The detailed comparison of solvation energy components in Table 4 provides additional support for our proposed use of both SAV and SASA terms in the repulsive (or cavity) component of the free energy. In particular, the SAV/SASA model for w(rep) (Eq. 6) correlates very strongly (Pearson R > 0.99 for σs = 1.13 or 1.04 Å) with the opls-aa repulsive explicit solvent contributions from the work of Gallicchio et al. (35). This agreement indicates that whereas a SASA-dominated nonpolar model may be sufficient to reproduce repulsive contributions to solvation free energies it is not necessary. This result is somewhat surprising, because many models predict a “crossover” to SASA-dominated cavity formation energies at macroscopic length scales (2027). However, given the relatively small size of the alkanes tested here, it is possible that we have not yet reached the length scales where such a crossover might occur.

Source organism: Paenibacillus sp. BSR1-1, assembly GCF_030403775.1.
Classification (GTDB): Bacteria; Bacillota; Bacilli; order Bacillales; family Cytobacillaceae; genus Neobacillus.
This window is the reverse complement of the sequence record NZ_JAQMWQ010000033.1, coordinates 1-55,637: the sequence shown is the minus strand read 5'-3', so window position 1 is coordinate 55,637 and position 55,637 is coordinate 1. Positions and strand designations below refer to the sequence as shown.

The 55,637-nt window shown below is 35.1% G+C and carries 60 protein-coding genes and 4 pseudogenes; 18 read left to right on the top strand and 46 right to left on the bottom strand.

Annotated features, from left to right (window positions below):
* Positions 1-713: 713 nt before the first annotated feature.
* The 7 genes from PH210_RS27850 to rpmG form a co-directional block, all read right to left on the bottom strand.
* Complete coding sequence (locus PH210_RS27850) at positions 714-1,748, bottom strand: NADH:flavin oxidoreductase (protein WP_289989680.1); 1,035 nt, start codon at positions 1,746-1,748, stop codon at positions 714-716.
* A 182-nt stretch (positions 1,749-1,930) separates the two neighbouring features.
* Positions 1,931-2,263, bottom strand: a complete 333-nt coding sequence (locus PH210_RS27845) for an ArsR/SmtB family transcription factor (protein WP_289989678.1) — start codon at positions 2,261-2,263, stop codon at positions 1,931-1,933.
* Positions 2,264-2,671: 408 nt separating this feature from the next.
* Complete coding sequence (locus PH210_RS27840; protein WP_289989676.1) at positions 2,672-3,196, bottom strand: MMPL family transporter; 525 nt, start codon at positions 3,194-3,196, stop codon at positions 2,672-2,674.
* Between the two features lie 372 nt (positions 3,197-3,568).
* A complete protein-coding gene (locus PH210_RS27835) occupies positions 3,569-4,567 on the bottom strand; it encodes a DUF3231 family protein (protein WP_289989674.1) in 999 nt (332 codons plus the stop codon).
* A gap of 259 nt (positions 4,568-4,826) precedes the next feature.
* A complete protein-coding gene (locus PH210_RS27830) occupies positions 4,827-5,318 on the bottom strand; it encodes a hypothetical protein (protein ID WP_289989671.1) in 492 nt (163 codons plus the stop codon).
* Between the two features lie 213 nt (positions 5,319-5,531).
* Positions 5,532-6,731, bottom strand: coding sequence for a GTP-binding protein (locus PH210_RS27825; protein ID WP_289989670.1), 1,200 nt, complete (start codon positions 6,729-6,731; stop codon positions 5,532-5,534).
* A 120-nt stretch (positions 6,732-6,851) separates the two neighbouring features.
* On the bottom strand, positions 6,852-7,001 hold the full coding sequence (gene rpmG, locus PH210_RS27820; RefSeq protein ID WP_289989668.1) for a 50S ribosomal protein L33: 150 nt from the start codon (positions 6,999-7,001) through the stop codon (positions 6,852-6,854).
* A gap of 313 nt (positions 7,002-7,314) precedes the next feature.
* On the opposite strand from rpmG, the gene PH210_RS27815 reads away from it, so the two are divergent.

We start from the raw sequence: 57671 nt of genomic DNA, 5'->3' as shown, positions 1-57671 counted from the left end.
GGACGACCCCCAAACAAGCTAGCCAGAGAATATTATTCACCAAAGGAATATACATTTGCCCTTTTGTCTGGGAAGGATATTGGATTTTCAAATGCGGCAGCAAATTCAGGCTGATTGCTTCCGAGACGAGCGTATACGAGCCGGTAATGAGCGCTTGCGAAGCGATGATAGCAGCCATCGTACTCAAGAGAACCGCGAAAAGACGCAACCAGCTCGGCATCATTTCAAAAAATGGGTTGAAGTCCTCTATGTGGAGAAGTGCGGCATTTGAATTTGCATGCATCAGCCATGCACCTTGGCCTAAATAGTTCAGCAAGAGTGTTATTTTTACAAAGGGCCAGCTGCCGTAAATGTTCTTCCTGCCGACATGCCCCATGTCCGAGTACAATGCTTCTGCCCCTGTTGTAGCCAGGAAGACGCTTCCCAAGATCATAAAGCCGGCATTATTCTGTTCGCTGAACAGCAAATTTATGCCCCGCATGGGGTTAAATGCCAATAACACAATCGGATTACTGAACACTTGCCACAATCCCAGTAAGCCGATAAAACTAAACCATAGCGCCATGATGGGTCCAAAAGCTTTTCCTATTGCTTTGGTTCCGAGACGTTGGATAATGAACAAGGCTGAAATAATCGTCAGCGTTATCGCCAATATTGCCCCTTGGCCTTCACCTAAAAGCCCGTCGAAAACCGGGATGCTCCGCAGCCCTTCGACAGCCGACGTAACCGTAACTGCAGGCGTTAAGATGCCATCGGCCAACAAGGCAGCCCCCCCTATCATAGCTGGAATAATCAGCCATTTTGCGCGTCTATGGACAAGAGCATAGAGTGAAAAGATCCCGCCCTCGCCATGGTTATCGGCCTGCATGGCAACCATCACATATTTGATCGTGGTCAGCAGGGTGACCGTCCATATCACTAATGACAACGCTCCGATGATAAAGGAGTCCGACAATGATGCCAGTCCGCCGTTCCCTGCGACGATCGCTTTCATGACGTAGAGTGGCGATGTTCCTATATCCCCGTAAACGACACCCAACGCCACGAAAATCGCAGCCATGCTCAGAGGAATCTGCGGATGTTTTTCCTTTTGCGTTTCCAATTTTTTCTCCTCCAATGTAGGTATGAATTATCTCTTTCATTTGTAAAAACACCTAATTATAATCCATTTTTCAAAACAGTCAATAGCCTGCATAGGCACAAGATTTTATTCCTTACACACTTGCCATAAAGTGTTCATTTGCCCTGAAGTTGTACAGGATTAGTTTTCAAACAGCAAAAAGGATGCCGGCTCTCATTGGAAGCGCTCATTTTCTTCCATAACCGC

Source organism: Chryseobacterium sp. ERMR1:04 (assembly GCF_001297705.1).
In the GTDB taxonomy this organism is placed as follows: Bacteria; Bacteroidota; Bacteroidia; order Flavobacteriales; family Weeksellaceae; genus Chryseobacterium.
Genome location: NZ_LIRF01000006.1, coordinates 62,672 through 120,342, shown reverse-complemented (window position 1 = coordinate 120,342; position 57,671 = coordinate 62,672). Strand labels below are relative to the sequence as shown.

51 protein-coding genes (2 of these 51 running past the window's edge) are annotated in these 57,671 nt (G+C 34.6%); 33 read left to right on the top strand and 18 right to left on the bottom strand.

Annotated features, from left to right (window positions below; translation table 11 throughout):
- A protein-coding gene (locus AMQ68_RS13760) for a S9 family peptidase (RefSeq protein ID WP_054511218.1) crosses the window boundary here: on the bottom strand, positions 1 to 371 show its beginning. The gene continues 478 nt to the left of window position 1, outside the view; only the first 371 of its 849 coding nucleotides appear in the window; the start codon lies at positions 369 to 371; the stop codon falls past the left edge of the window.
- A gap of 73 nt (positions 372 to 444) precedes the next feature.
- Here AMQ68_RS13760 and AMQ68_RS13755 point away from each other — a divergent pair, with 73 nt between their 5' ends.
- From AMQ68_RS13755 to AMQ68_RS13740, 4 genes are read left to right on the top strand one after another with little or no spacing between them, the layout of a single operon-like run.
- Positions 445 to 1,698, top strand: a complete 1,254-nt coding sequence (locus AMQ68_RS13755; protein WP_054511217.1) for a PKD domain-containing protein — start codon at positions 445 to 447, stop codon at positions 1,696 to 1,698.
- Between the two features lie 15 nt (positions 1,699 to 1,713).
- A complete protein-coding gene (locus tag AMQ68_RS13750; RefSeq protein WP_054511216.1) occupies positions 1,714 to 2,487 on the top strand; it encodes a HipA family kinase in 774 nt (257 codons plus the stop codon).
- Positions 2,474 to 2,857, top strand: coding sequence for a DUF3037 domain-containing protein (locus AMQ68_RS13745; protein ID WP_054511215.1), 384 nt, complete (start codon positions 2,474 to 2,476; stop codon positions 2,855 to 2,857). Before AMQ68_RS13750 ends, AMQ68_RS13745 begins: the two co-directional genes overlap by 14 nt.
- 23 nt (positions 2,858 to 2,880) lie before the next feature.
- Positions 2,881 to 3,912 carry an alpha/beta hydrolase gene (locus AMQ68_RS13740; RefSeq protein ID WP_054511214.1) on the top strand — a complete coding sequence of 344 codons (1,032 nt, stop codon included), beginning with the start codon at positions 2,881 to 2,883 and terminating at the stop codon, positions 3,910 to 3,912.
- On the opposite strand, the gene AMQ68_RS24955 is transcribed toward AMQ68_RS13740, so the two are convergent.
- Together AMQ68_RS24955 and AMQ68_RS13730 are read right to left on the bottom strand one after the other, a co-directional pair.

We have demonstrated that the popular SASA model cannot reproduce nonpolar solvation forces from explicit solvent simulations; however, an implicit solvent model including both WCA-like attractive integral and full SPT (with both SAV and SASA components) repulsive terms gives very good agreement. Additionally, we have shown that parameters of the WCA-like implicit model optimized against solvation MFs are also capable of reproducing solvation energies for small alkane compounds. Contrary to many popular nonpolar solvation models, the SASA derivative contributes very little to our WCA-like treatment; the most important elements are derivatives of the SAV and attractive integral terms. The nonpolar solvation force model presented in this article offers a substantial improvement over the popular SASA-only and is sufficiently simple to permit routine use in implicit solvent simulations without a substantial increase in computational overhead.